Autism & Pesticides: Is There a Correlation?


by James Yang, MD

At MIPC, I have the good fortune of being the one who delivers the official news that a woman is pregnant.  As women wait for their first OB appointment at 6 weeks, they often ask for advice during the initial period when a newborn’s vital organs are developing.  Like most physicians, basic advice including taking a prenatal, avoiding alcohol and tobacco, avoiding common OTC medications, and recognizing high mercury fish are often discussed.  However, a new study published has made me consider discussing the emerging data that pesticides may have on the risk of autism and pervasive developmental disorders.

The leading theories of autism have recognized both a genetic as well as environmental contribution to autism; however, no clear environmental cause has been recognized.  The new 2014 CDC’s estimates find that a striking 1 out of 68 children are autistic, disproportionately affecting 1 out of 42 boys in the US; in New Jersey 1 out of 45 children are affected, including 1 out of 28 boys!  These new estimates are 30% higher than the 2012 CDC data showing 1 out of 88 children are affected and hundreds times higher than the prevalence in the 1990’s showing only 1 in 2500.  There is significant controversy about the meaning of this increase, with some of the increase certainly due to increased recognition and diagnosis; but many researchers believe that at least some of this increase is real.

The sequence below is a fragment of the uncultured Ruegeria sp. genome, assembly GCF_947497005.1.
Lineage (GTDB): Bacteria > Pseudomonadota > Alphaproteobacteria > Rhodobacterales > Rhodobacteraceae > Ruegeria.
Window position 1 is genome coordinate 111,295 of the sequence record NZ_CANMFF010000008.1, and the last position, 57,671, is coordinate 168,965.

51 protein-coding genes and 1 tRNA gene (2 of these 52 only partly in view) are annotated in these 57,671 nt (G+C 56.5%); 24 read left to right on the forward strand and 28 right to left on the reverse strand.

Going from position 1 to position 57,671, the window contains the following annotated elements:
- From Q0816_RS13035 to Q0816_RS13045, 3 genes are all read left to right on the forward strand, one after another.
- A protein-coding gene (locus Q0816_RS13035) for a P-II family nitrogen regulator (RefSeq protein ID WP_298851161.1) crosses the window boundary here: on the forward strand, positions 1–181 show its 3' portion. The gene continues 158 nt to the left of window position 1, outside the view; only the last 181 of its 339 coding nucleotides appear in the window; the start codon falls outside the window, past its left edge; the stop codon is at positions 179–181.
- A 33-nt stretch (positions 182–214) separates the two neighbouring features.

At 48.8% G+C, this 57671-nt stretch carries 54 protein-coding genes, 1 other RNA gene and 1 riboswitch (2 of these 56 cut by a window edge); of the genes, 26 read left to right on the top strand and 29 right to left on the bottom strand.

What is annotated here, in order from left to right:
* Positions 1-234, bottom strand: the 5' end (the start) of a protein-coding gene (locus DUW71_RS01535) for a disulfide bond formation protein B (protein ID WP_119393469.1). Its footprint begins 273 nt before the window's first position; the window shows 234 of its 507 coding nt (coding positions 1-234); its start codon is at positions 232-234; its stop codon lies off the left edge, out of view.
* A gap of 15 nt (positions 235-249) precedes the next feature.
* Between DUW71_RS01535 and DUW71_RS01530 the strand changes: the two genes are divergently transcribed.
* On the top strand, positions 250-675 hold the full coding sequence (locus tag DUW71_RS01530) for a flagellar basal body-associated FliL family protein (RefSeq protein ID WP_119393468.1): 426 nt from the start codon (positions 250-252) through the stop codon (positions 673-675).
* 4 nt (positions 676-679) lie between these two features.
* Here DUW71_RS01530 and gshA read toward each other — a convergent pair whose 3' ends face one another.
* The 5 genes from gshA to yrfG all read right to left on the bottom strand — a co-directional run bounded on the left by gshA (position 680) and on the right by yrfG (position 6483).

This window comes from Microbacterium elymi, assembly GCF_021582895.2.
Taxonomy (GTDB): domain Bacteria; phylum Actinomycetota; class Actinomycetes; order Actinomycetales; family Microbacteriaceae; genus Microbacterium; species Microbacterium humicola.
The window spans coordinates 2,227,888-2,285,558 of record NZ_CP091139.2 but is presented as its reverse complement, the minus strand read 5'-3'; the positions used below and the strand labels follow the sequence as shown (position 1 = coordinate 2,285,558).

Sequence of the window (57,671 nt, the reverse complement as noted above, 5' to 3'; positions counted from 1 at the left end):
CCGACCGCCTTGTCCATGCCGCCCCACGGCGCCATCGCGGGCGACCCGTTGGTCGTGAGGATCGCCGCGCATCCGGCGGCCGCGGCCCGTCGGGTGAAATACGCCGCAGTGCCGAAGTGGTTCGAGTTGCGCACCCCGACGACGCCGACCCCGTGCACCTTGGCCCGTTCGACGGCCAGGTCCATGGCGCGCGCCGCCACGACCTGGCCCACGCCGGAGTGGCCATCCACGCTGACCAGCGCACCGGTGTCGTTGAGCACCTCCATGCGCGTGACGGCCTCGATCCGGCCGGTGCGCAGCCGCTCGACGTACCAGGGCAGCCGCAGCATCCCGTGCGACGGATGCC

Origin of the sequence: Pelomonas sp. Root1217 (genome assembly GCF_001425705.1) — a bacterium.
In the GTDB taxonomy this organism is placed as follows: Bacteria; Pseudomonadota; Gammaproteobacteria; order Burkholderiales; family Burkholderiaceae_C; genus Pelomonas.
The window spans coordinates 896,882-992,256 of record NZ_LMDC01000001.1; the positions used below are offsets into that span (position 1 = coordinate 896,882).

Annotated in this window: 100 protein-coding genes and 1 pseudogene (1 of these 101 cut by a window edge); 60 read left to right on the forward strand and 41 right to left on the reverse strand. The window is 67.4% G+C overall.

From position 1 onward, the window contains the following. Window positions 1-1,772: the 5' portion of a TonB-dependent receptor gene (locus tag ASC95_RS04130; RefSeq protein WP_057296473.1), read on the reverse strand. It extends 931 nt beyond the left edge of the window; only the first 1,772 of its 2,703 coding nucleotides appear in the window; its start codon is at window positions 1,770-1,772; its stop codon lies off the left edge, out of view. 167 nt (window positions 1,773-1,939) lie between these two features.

The new study by researchers with the UC Davis MIND Institute found that pregnant women who lived closer to commercial pesticide applications sites were 60% more likely to have children who were autistic.  Researcher Dr. Hertz-Picciotto states, “What we saw were several classes of pesticides more commonly applied near residences of mothers whose children developed autism or had delayed cognitive or other skills.”

There are limitations in the study, including the fact that the women were not tested for pesticide exposure by urine or blood tests.  Such testing is needed to prove that proximity to these pesticide sites lead to increased pesticides accumulation in their body.

While environmental research is costly, slow, poorly funded, and rarely definitive, the rise in autism rates is skyrocketing.  As we wait for more research to be conducted, the question of decreasing toxic exposure from pesticides is a controversial one.  In medicine, drugs are categorized by the FDA based on scientific evidence of safety.  However, my general approach is to suggest that even “safe” drugs, such as Tylenol (Category B), should be used be used sparingly or with caution.  Recent studies tying acetaminophen to ADHD and asthma have further supported my view that we should be cautious of all medications we take during pregnancy.  For chemicals designed to work as neurotoxins in insect brains, and which have been shown- at least in higher doses- to have negative neurodevelopmental effects in animal studies, perhaps some reasonable precautions should be considered.